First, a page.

Each year I regarded the school supply list with a significant amount of dread. Not only was it tedious to organize for three kids, but it signaled the end of summer. The final waning days of slower schedules, lightning bugs and flashlight tag after dark were upon us. My boys, however, loved the supply list. Where I saw it as an ending, their sole focus was on all the things. It was a distraction for them in that way, I guess.
The annual torture of finding every item (sometimes in triplicate) lasted through middle school. By my estimation, I trudged through 15 years of increasingly intricate supply lists; cursing the stupidity of it all the way. That is a lot time spent in the Target back-to-school aisle with the masses slugging it out over the last package of fine-tip Crayola markers.
If only I had known then how good I really had it. As with most things, one doesn’t always appreciate the here and now. It was hard to find the positive in the exacting, exhausting nature of the supply list amid the hunt for wide-rule paper in a college- rule world. Yet, being spoon-fed the basic necessities to start the year was more valuable than I imagined at the time.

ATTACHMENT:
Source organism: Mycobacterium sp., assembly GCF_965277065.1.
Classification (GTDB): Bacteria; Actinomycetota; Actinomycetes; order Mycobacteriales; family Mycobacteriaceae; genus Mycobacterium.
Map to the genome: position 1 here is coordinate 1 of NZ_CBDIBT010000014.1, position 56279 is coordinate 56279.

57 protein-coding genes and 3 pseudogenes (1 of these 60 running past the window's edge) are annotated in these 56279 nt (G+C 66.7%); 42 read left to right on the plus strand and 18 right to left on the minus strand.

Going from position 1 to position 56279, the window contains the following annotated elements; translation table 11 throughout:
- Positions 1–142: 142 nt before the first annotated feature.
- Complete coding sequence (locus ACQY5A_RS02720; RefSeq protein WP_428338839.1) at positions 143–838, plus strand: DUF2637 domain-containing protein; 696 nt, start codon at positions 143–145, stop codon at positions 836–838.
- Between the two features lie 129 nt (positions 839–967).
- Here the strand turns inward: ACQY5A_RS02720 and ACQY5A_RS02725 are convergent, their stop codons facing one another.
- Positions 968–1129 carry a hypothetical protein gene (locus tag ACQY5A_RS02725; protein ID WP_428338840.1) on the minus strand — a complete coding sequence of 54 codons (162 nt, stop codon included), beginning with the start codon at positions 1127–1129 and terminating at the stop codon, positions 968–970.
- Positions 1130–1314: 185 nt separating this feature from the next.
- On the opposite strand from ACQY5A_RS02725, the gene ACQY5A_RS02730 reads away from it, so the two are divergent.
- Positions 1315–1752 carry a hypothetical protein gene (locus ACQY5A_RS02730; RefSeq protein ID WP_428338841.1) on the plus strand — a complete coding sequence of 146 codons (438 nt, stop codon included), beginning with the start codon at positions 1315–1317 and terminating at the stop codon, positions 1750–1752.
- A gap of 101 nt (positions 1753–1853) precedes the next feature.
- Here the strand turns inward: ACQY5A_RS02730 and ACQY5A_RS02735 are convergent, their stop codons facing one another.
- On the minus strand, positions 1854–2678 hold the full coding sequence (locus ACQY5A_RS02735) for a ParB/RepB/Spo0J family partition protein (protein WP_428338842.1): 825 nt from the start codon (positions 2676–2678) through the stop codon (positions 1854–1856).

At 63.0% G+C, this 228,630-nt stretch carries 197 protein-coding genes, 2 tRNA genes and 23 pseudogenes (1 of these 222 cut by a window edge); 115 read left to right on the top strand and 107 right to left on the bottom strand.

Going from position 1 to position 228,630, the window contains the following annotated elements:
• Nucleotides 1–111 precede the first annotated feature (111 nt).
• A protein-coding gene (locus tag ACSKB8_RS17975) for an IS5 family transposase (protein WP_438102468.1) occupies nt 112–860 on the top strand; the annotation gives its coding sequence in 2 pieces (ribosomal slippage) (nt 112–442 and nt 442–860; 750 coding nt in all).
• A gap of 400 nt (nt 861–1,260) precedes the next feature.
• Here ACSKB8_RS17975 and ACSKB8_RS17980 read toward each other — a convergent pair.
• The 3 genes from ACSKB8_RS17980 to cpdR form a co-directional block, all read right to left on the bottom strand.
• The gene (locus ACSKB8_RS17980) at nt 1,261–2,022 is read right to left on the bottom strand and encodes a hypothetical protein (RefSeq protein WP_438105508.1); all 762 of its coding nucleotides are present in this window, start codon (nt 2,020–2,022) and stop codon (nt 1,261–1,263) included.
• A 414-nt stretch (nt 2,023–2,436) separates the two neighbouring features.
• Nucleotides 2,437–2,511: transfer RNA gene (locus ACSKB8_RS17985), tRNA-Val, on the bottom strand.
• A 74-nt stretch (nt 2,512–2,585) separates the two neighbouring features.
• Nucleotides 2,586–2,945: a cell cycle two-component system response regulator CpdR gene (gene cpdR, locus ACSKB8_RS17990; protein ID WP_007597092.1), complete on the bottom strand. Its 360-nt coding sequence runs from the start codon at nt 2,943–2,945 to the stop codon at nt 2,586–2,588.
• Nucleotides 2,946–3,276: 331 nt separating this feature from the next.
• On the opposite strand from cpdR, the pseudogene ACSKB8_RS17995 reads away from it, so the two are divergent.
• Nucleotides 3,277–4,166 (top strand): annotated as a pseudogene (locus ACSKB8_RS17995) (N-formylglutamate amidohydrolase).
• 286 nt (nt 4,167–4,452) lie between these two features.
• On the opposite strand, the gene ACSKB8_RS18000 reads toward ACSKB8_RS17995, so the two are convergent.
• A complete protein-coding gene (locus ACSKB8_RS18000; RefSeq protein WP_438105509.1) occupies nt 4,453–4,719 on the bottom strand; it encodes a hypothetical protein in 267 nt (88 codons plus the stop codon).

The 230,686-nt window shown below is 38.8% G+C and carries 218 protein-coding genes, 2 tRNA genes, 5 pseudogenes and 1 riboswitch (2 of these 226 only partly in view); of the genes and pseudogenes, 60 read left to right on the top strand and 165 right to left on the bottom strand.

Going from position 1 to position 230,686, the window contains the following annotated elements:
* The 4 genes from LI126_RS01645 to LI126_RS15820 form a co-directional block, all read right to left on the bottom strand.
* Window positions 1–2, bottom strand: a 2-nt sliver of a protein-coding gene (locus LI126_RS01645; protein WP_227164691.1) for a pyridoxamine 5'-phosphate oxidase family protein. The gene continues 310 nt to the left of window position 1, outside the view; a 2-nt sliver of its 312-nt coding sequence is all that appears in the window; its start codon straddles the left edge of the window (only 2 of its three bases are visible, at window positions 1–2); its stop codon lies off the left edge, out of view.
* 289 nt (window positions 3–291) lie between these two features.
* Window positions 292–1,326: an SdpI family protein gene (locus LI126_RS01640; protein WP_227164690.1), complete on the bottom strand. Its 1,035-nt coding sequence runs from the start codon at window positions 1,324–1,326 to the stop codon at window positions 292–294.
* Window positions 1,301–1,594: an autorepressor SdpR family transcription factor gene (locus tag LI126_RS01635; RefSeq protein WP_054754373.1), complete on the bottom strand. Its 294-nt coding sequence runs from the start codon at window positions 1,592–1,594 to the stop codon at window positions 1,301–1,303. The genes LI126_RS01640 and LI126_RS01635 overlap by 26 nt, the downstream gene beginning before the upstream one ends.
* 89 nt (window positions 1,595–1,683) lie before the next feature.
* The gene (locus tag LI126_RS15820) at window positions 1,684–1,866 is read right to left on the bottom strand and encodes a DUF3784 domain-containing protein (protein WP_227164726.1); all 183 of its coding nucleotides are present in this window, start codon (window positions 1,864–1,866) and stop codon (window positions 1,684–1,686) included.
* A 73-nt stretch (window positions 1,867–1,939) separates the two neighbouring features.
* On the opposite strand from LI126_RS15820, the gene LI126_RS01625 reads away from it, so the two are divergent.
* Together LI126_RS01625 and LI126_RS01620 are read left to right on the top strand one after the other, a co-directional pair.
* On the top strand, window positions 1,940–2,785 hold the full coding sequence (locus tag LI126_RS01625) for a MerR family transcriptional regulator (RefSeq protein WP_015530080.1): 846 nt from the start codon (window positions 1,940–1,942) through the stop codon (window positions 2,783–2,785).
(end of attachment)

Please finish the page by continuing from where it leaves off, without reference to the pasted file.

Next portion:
You see, as my boys moved onto high school and college, there were no requisite materials for the first day. It was a freedom of sorts until it dawned on me that I still had plenty of prep to do. The truth was, I felt sort of lost without a printable sheet with specific things to outfit the kids for success as they walked into school.
I was fumbling over the items I was tasked with providing. Big matters needed to be imparted; like work ethic, loyalty, drugs and alcohol, Uber safety, budgeting and on and on. I was on my own with nary a guide from any institution of higher learning. This one was all on me.
When I organized my thoughts, however, I realized I had been amassing these items since the day my kids were born. This, the mother of all supply lists, was a lifetime in the making and meant to stand the test of time. While the school bore the burden of dictating the nuts and bolts of academia, I was ultimately responsible for crafting a blueprint for the people my kids would become.
There was no checking off items or the feeling of being done; an underappreciated luxury of school prep when the boys were little. This supply list was ongoing and evolving. Topics we tackled in August were revisited in March and touched on again in May. Each child needed to be prepared differently, thus substitutions were made.
I longed for one-stop shopping where I could peruse the ‘tough teen topics aisle’ and walk out with a basket full of necessities. Instead, I sharpened my senses just like those #2 pencils and used my intuition as a guide.
Do I miss the days when all the essentials fit neatly into a backpack? Sometimes. But each time they walk out that door, I know I’ve done my best to fill their hearts and minds with all the tools they need.